Unfortunately, it would also be in China’s interests to target U.S. military facilities in Japan, particularly those on the island of Okinawa, the amphibious naval base at Sasebo, aircraft carrier and surface forces based at Yokosuka, and Misawa Air Base. This would almost certainly cause Japanese military and civilian casualties and draw Japan into the war. Chinese medium- and intermediate-range ballistic missiles, cruise missiles and tactical aircraft would all conduct strikes against American, and gradually Japanese, targets.
The Americans, on the other hand, would struggle to keep their chain of military bases leading to Korea operational while at the same time striking back at Chinese forces and racing the Chinese into North Korea—a very tall order. THAAD missile interceptors on Guam would attempt to defend the island from incoming ballistic missiles, and Patriot PAC-2 and PAC-3 batteries would defend bases, cities and economic targets from ballistic and cruise missiles. American and South Korean forces would advance north over land or conduct an amphibious landing on North Korea’s shoreline; while North Korean opposition via sea and air would be negligible, Chinese air and naval forces could act to prevent a landing.
The most dangerous aspect of a Sino-American conflict would be conventional U.S. strikes on the Chinese mainland. Such strikes would be necessary to shut down the ballistic-missile threat and allow U.S. forces greater freedom of action. On the other hand that would likely galvanize Chinese public opinion and place it squarely behind the Communist Party, making a ceasefire difficult to achieve.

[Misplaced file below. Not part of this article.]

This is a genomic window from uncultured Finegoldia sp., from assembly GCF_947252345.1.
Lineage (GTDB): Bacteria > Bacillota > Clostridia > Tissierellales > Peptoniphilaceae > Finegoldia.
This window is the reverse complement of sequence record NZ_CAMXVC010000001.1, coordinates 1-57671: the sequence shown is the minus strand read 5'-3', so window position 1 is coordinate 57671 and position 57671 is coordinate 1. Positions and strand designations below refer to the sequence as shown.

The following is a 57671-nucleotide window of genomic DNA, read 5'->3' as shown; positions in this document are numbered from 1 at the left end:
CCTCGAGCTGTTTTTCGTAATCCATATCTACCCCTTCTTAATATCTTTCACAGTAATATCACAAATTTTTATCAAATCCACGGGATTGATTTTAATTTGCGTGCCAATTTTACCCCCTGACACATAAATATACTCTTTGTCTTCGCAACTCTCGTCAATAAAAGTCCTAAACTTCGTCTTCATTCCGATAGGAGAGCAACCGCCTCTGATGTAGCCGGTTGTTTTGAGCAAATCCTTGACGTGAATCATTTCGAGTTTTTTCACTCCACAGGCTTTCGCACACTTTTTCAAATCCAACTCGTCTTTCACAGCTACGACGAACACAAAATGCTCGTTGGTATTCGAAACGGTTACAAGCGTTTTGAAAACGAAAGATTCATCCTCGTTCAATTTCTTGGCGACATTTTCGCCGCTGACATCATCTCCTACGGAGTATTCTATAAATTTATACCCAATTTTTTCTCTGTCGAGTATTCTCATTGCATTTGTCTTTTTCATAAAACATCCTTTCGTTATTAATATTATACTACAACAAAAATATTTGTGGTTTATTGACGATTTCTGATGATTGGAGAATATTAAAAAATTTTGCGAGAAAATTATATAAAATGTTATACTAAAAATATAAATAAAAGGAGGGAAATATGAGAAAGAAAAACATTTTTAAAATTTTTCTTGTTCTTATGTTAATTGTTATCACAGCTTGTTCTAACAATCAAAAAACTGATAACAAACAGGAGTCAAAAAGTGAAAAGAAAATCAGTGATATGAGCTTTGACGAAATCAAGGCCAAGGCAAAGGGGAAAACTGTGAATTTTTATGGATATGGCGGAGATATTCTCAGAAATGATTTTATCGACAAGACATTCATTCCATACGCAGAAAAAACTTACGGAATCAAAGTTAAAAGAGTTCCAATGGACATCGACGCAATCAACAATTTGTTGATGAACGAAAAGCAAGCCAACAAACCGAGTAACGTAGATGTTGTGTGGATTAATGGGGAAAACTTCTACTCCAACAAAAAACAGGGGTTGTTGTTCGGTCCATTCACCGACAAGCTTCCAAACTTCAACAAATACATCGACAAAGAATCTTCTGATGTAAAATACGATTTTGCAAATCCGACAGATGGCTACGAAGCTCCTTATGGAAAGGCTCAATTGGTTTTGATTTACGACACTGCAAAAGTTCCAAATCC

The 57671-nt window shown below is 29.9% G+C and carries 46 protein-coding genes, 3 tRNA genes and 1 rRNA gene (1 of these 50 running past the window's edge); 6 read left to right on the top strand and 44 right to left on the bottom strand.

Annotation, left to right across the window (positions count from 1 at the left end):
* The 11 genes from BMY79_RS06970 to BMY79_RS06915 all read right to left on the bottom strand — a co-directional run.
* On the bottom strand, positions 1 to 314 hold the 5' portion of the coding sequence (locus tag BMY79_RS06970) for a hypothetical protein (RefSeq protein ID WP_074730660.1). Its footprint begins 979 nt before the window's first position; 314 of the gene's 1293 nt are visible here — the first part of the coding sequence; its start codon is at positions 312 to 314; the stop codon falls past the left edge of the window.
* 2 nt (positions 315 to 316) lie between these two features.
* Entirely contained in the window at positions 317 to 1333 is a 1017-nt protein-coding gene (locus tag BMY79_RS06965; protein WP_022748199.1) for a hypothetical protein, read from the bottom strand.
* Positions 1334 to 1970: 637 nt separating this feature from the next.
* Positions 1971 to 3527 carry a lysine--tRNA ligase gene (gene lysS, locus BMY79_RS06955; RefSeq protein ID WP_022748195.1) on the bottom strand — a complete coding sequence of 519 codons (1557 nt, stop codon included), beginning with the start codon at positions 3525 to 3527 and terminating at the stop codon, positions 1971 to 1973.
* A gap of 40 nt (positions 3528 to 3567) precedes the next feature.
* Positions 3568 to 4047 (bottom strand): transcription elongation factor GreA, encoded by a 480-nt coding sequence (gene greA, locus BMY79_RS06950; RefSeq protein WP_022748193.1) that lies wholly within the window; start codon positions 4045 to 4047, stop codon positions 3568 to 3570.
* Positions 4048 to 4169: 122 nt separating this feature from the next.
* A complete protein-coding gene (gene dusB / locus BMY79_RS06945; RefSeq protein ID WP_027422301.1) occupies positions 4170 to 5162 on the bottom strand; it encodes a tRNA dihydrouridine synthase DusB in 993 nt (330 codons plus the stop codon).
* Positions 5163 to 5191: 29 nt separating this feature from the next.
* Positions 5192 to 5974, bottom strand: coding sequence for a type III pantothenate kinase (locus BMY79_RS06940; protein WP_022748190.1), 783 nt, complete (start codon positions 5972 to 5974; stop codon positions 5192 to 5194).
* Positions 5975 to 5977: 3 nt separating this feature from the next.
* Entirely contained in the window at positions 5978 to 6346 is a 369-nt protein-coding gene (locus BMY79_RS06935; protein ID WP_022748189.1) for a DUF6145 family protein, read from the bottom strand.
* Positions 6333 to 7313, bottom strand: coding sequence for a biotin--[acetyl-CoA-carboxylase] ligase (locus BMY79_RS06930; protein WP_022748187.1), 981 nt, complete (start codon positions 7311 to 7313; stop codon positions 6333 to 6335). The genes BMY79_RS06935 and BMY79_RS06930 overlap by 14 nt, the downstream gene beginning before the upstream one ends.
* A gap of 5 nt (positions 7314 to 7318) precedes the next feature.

A war between the United States and China is difficult to think about. It would be enormous disruptive and lethal, and could potentially involve the use of nuclear weapons. It is important for the two countries to come to an agreement in the event of a regime collapse in North Korea. Once collapse comes, events will move quickly. Unless Washington and Beijing can hammer out a framework for cooperation now, the likelihood of conflict between the two countries is unacceptably high.
Kyle Mizokami is a defense and national-security writer based in San Francisco who has appeared in the Diplomat, Foreign Policy, War is Boring and the Daily Beast. In 2009, he cofounded the defense and security blog Japan Security Watch. You can follow him on Twitter: @KyleMizokami. (This first appeared in 2017.)